More Immigrants ‘Want To Stay’
The proportion of Eastern European immigrants who intend to settle in Britain increases fourfold within months of them coming here, research shows. Researchers at the Joseph Rowntree Foundation (JRF) found that many Eastern European migrants choose to settle in Britain permanently despite early intentions to stay for only a short time.
They found women were more likely to decide to stay than men, as were those with higher than average earnings. Their findings are sure to be seized on by those calling for tougher controls on immigration from Eastern Europe. The number of workers coming from former communist countries has outstripped early Government estimates by hundreds of thousands.
But ministers point out that many migrants benefit the UK by filling skills and labour gaps that cannot be met by the UK-born population. The findings came from a survey of 333 people from Poland, the Czech Republic, Slovakia, Lithuania, Ukraine and Bulgaria in April 2004.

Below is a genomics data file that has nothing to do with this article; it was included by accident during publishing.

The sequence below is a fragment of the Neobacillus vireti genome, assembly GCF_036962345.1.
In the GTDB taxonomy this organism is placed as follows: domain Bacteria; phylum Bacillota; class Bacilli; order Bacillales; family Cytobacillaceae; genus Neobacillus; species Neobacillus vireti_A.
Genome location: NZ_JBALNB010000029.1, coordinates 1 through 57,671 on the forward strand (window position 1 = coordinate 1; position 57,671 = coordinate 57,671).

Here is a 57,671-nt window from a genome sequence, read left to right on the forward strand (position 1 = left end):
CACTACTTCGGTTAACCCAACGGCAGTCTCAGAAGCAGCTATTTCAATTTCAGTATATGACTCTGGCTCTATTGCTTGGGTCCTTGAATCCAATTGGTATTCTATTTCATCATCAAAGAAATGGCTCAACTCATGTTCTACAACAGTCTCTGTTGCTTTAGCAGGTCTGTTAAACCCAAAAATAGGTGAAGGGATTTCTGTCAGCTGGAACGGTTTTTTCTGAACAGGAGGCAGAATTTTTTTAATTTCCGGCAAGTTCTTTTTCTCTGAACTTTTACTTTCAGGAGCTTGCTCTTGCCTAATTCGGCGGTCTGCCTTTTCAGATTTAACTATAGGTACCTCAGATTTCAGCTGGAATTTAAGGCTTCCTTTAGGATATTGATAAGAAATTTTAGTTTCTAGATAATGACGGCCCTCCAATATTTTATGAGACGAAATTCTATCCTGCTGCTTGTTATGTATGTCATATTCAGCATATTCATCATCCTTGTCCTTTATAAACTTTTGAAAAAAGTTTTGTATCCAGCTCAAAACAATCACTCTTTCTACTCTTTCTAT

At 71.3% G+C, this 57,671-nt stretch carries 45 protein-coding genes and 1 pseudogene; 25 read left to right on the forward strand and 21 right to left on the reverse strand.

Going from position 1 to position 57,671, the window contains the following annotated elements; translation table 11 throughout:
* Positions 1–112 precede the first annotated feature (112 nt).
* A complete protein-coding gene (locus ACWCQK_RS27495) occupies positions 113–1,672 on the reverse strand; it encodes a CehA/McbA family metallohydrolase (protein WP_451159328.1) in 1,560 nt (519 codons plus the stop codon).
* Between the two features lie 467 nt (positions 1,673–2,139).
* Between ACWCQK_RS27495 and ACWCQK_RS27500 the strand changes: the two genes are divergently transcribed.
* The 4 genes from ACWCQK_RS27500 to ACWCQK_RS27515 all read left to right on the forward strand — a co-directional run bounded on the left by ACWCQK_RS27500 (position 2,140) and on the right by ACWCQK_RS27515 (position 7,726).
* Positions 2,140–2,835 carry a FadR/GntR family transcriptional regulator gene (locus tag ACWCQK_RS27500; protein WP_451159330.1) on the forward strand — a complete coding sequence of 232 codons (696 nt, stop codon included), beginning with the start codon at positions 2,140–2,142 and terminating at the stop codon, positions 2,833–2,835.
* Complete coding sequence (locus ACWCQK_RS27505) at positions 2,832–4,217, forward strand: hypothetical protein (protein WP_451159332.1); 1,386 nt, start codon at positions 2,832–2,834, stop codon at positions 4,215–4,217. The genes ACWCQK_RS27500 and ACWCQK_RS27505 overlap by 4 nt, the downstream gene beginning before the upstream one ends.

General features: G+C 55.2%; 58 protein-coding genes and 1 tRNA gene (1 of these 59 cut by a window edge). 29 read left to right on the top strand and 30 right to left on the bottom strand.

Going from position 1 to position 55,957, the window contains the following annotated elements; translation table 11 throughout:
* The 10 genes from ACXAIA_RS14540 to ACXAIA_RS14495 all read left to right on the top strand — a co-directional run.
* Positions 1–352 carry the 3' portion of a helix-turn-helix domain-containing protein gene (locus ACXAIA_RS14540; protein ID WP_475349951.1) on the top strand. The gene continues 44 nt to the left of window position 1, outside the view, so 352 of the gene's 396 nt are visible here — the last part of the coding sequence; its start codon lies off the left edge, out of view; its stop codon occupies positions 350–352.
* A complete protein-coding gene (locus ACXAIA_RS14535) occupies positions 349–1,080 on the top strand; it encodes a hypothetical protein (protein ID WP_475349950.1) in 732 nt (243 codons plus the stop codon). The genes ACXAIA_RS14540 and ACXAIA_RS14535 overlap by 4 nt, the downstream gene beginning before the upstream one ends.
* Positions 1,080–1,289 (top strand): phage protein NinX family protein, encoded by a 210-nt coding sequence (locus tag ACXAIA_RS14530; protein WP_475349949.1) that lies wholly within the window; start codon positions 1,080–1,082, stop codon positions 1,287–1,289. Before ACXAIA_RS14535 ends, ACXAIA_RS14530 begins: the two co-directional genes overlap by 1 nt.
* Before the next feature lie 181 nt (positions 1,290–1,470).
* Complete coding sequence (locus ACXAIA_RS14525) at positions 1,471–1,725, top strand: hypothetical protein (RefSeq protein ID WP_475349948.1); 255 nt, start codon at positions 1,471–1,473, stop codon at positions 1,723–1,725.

It revealed that 18 out of 307 people (6%) planned to live in Britain permanently when they first entered the country 18 months earlier. When asked if they still intended to stay in Britain, 76 people (24%) said they intended to stay permanently.
Four out of 10 told researchers from Oxford and Sussex universities that Britons treated them as equals, but three out of 10 said they did not. Meanwhile only a third knew how to register with a doctor and only half had received information on the conditions attached to their immigration status.